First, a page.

Video and photo materials containing personal data cannot be stored in just any way and in any place. These assets need to be secured so that they don't get into the wrong hands. Surely no one wants to have problems because footage has been leaked with the visible faces of workers, bystanders, and local or government officials. Therefore, construction companies need to ensure that:

  1. All the visual data is stored in a secured location protected by access control.
  2. There is a data access and protection policy that's specific and tailored to a given company's needs.
  3. All the visual (and non-visual) data containing people and vehicles is protected with passwords and other relevant cybersecurity measures (e.g., firewall).
  4. Personal data is not stored longer than necessary, and there is someone responsible for data retention schedules and procedures (in general, once materials containing personal data achieve certain business goals, or after “reasonable time”, they should be deleted).


Importantly, large companies that collect visual data regularly and on a large scale need to ensure even more rigid procedures and safety solutions. That's because of the so-called proportionality rule.

The more personal data a given company stores, the more safety measures must be implemented.

Consider this example: There are two e-commerce companies. One is a small shop with a database of a few thousand customers, and the other is a market leader with hundreds of thousands of customers and newsletter subscribers. The GDPR regulation (primarily its proportionality principle) implies that every large entity has to protect itself better, establish more procedures, employ data protection specialists, and pay for more advanced security measures. Furthermore, such companies need stricter rules for reporting incidents, and in the event of an incident, they are subject to much higher penalties, even for minor negligence.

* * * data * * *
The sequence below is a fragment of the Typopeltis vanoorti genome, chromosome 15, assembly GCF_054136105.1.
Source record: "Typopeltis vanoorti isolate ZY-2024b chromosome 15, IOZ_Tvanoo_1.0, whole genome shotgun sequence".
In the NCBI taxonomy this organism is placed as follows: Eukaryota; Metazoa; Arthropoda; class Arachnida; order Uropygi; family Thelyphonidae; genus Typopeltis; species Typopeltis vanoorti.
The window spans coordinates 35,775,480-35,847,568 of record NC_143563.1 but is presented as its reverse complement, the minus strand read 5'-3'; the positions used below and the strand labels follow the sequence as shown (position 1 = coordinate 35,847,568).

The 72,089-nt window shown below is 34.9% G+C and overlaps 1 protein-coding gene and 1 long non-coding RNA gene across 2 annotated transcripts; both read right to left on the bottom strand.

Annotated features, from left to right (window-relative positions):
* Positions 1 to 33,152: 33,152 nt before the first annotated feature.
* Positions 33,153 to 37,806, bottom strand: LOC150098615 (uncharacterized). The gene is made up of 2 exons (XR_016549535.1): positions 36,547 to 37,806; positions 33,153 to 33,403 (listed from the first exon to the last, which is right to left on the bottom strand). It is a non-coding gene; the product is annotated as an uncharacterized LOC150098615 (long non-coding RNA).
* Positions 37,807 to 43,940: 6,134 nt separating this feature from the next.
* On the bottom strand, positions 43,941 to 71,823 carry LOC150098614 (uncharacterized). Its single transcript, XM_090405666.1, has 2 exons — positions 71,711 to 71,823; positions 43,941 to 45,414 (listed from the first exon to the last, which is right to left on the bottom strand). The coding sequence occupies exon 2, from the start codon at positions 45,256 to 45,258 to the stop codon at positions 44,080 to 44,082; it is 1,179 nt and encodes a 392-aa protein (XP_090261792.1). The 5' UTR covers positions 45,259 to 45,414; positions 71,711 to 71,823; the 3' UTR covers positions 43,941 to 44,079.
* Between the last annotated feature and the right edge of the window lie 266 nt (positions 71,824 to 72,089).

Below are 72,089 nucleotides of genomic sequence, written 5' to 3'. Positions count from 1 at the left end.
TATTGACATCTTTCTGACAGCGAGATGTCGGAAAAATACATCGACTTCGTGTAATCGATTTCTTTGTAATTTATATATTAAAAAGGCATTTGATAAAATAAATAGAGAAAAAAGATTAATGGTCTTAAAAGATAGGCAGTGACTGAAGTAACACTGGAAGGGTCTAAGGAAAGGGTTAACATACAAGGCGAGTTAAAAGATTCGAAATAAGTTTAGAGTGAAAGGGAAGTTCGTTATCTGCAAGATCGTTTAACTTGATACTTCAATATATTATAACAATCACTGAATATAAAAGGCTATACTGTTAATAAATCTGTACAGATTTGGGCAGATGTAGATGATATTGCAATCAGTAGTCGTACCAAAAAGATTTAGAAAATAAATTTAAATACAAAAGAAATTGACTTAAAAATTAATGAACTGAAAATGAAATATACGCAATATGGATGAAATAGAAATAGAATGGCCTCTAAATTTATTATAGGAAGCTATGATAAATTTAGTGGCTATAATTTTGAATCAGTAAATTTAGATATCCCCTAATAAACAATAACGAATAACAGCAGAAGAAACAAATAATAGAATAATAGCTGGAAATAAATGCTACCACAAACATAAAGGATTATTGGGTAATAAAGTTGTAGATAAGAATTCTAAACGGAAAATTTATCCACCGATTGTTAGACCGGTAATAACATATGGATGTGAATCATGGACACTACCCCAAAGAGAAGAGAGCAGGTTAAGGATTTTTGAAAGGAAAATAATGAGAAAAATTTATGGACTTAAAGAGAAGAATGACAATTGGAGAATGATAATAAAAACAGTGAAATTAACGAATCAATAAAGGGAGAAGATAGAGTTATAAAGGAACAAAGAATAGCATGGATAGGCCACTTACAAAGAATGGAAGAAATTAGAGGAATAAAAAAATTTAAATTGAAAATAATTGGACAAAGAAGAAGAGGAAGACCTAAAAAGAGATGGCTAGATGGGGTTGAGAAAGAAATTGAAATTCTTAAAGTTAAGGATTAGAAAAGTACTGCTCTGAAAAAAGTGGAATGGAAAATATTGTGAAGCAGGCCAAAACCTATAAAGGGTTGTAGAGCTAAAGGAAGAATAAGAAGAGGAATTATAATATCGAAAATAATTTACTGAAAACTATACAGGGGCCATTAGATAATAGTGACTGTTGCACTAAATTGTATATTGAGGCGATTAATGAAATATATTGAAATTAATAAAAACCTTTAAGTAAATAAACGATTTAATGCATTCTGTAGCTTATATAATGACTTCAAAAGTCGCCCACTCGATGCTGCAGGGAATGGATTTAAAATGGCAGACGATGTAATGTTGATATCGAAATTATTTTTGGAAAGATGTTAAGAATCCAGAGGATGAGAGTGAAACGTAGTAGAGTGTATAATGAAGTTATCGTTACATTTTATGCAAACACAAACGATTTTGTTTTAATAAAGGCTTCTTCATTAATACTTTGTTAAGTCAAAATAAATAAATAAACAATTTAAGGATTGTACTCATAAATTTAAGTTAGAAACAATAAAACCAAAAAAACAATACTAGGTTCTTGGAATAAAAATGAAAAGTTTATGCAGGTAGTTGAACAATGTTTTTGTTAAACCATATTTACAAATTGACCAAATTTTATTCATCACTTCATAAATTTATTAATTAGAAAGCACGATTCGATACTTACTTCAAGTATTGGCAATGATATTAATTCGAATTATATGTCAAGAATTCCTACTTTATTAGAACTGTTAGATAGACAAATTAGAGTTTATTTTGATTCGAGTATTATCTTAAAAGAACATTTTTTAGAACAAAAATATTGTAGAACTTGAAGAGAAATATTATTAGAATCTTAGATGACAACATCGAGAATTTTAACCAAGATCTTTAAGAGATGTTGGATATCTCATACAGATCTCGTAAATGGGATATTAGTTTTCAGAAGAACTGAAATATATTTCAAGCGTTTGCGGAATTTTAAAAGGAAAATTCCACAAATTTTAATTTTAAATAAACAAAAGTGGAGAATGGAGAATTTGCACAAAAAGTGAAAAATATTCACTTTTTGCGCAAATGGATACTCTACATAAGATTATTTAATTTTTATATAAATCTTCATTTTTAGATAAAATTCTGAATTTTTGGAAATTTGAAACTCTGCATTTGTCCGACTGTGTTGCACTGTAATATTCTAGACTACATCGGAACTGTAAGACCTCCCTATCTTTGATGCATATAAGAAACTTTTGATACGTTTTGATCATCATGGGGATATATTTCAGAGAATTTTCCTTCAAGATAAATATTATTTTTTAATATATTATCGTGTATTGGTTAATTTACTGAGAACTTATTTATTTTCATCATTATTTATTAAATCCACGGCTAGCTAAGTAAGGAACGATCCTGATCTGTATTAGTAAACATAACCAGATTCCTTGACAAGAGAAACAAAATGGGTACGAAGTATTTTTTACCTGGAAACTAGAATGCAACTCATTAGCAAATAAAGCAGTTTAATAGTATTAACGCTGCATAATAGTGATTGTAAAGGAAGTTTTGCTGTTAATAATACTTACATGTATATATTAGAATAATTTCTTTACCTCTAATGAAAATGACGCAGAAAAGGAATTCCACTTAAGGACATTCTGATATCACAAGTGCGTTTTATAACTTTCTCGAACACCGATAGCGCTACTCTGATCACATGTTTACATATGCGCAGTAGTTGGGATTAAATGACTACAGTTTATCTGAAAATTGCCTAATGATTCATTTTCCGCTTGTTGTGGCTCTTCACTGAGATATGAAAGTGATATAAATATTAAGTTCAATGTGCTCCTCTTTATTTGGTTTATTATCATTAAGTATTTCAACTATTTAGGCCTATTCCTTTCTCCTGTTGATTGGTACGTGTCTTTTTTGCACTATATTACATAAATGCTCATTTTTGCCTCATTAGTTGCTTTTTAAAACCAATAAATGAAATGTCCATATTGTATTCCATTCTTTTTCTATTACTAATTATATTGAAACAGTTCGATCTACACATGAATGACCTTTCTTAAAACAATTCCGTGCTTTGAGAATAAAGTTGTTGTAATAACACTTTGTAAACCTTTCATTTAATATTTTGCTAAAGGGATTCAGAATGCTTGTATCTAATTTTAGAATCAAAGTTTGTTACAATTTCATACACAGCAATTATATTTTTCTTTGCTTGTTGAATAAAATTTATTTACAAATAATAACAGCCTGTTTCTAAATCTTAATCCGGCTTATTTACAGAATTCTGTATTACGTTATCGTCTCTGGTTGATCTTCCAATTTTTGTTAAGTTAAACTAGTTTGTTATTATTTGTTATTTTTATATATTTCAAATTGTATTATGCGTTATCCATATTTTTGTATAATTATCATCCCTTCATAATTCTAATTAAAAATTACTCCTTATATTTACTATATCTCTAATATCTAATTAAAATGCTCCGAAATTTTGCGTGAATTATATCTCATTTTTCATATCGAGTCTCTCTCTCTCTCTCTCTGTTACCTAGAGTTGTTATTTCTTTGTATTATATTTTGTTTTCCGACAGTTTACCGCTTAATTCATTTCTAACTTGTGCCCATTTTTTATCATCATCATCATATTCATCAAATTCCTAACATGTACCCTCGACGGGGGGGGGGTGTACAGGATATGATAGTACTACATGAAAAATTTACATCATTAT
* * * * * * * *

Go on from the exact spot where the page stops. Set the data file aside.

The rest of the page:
Additionally, the proportionality rule instructs that only personal data which is adequate and relevant for the purposes of the processing is collected and processed.


Construction companies usually want or even need to share collected visual data with other entities, including:

  • Clients
  • Contractors
  • Authorities
  • And even media

In theory, each such situation requires signing separate data entrustment agreements, clearly stating what kind of personal data is being transferred to a third party, why, and under what conditions. Under such an agreement, the receiving party has the same obligations as the providing party, especially concerning ensuring the full safety of received data.

How to avoid these problems

All these challenges and obligations listed above disappear almost completely when there is the option to remove people and license plates from pictures and recordings. Does it mean, though, that it's necessary to get rid of such materials altogether? Thankfully, no. There is a safer and more effective solution - data anonymization.

Once the visual data is anonymized, the company doesn't need to worry about privacy matters related to these materials. That's because all the personal data embedded in the photo or video material has been “neutralized” and, therefore, is no longer subject to GDPR.


In the most straightforward form, construction firms can anonymize their pictures manually. Even simple graphic software can be sufficient. However, this solution becomes ineffective, expensive, and time-consuming when there is a need to anonymize hundreds or even thousands of files.